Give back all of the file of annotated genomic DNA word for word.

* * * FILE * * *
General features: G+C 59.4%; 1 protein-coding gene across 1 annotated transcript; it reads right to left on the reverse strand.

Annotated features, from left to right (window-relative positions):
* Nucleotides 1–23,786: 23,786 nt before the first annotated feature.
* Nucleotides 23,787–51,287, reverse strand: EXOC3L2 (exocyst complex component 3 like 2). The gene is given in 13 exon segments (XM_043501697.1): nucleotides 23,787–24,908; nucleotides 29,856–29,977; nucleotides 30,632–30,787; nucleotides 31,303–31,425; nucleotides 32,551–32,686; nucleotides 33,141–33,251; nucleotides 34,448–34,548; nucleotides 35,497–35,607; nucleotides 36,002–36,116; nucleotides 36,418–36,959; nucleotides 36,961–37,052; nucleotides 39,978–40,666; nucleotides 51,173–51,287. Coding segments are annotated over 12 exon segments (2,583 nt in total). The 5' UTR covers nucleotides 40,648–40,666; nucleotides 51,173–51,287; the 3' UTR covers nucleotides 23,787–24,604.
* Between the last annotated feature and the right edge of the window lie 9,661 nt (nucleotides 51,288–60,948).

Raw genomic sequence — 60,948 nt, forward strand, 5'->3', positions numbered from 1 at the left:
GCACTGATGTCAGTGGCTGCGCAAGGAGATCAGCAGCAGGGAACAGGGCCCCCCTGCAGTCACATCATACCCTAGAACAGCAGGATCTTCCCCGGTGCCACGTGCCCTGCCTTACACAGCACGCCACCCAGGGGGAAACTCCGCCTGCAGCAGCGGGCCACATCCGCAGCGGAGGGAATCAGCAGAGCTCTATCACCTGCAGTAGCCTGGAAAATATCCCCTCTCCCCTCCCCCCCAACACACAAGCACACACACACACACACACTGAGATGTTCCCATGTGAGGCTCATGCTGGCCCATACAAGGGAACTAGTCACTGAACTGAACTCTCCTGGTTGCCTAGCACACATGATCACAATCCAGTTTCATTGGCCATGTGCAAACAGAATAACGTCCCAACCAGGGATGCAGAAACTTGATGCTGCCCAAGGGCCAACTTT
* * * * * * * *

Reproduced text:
General features: G+C 59.4%; 1 protein-coding gene across 1 annotated transcript; it reads right to left on the reverse strand.

Annotated features, from left to right (window-relative positions):
* Nucleotides 1–23,786: 23,786 nt before the first annotated feature.
* Nucleotides 23,787–51,287, reverse strand: EXOC3L2 (exocyst complex component 3 like 2). The gene is given in 13 exon segments (XM_043501697.1): nucleotides 23,787–24,908; nucleotides 29,856–29,977; nucleotides 30,632–30,787; nucleotides 31,303–31,425; nucleotides 32,551–32,686; nucleotides 33,141–33,251; nucleotides 34,448–34,548; nucleotides 35,497–35,607; nucleotides 36,002–36,116; nucleotides 36,418–36,959; nucleotides 36,961–37,052; nucleotides 39,978–40,666; nucleotides 51,173–51,287. Coding segments are annotated over 12 exon segments (2,583 nt in total). The 5' UTR covers nucleotides 40,648–40,666; nucleotides 51,173–51,287; the 3' UTR covers nucleotides 23,787–24,604.
* Between the last annotated feature and the right edge of the window lie 9,661 nt (nucleotides 51,288–60,948).

Raw genomic sequence — 60,948 nt, forward strand, 5'->3', positions numbered from 1 at the left:
GCACTGATGTCAGTGGCTGCGCAAGGAGATCAGCAGCAGGGAACAGGGCCCCCCTGCAGTCACATCATACCCTAGAACAGCAGGATCTTCCCCGGTGCCACGTGCCCTGCCTTACACAGCACGCCACCCAGGGGGAAACTCCGCCTGCAGCAGCGGGCCACATCCGCAGCGGAGGGAATCAGCAGAGCTCTATCACCTGCAGTAGCCTGGAAAATATCCCCTCTCCCCTCCCCCCCAACACACAAGCACACACACACACACACACTGAGATGTTCCCATGTGAGGCTCATGCTGGCCCATACAAGGGAACTAGTCACTGAACTGAACTCTCCTGGTTGCCTAGCACACATGATCACAATCCAGTTTCATTGGCCATGTGCAAACAGAATAACGTCCCAACCAGGGATGCAGAAACTTGATGCTGCCCAAGGGCCAACTTT